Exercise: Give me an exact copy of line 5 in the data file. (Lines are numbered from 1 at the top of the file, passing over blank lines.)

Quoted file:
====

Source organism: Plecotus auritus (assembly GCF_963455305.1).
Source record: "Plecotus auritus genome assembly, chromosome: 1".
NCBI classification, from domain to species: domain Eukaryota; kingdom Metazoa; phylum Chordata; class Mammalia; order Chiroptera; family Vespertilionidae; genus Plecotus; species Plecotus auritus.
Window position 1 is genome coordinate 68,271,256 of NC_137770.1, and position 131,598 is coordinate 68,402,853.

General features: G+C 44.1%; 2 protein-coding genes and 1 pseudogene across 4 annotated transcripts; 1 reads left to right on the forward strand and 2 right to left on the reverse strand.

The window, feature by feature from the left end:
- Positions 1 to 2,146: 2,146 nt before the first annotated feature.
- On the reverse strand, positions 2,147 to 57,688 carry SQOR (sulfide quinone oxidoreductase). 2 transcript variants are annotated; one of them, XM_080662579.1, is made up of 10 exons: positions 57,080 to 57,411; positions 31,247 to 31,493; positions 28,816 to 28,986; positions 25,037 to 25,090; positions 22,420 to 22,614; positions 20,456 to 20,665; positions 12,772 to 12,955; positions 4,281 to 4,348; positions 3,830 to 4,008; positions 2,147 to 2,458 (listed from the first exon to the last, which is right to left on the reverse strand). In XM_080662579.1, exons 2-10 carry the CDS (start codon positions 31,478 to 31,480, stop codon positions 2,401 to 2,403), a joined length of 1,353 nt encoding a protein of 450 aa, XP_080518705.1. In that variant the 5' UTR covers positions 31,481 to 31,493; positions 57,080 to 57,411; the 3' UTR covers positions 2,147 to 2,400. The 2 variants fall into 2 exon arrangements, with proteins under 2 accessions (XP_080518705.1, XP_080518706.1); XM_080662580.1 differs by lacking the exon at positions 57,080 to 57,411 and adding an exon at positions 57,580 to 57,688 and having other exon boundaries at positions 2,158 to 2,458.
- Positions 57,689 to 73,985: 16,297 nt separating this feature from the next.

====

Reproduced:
General features: G+C 44.1%; 2 protein-coding genes and 1 pseudogene across 4 annotated transcripts; 1 reads left to right on the forward strand and 2 right to left on the reverse strand.